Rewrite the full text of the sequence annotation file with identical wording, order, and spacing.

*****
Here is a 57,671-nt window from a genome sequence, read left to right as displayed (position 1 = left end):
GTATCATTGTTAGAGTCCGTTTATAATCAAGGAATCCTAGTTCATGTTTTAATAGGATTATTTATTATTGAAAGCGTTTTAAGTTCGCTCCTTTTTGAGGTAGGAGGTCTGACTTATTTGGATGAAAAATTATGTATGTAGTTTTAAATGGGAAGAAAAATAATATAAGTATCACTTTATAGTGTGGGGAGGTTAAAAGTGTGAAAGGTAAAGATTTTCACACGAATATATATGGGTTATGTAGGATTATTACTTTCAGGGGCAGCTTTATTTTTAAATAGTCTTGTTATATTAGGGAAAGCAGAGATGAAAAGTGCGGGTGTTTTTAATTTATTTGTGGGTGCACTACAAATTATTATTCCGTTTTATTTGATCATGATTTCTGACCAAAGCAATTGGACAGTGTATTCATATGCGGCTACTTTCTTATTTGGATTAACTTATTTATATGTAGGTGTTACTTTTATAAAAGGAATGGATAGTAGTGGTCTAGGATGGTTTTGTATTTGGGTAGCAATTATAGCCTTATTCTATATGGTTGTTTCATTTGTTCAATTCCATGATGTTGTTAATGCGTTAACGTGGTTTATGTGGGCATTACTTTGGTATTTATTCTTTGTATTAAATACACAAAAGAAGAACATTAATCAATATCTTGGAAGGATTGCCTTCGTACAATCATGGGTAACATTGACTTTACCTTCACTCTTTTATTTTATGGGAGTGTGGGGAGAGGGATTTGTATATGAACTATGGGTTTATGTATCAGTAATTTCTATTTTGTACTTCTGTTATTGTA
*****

Here is a 57,671-nt window from a genome sequence, read left to right as displayed (position 1 = left end):
GTATCATTGTTAGAGTCCGTTTATAATCAAGGAATCCTAGTTCATGTTTTAATAGGATTATTTATTATTGAAAGCGTTTTAAGTTCGCTCCTTTTTGAGGTAGGAGGTCTGACTTATTTGGATGAAAAATTATGTATGTAGTTTTAAATGGGAAGAAAAATAATATAAGTATCACTTTATAGTGTGGGGAGGTTAAAAGTGTGAAAGGTAAAGATTTTCACACGAATATATATGGGTTATGTAGGATTATTACTTTCAGGGGCAGCTTTATTTTTAAATAGTCTTGTTATATTAGGGAAAGCAGAGATGAAAAGTGCGGGTGTTTTTAATTTATTTGTGGGTGCACTACAAATTATTATTCCGTTTTATTTGATCATGATTTCTGACCAAAGCAATTGGACAGTGTATTCATATGCGGCTACTTTCTTATTTGGATTAACTTATTTATATGTAGGTGTTACTTTTATAAAAGGAATGGATAGTAGTGGTCTAGGATGGTTTTGTATTTGGGTAGCAATTATAGCCTTATTCTATATGGTTGTTTCATTTGTTCAATTCCATGATGTTGTTAATGCGTTAACGTGGTTTATGTGGGCATTACTTTGGTATTTATTCTTTGTATTAAATACACAAAAGAAGAACATTAATCAATATCTTGGAAGGATTGCCTTCGTACAATCATGGGTAACATTGACTTTACCTTCACTCTTTTATTTTATGGGAGTGTGGGGAGAGGGATTTGTATATGAACTATGGGTTTATGTATCAGTAATTTCTATTTTGTACTTCTGTTATTGTA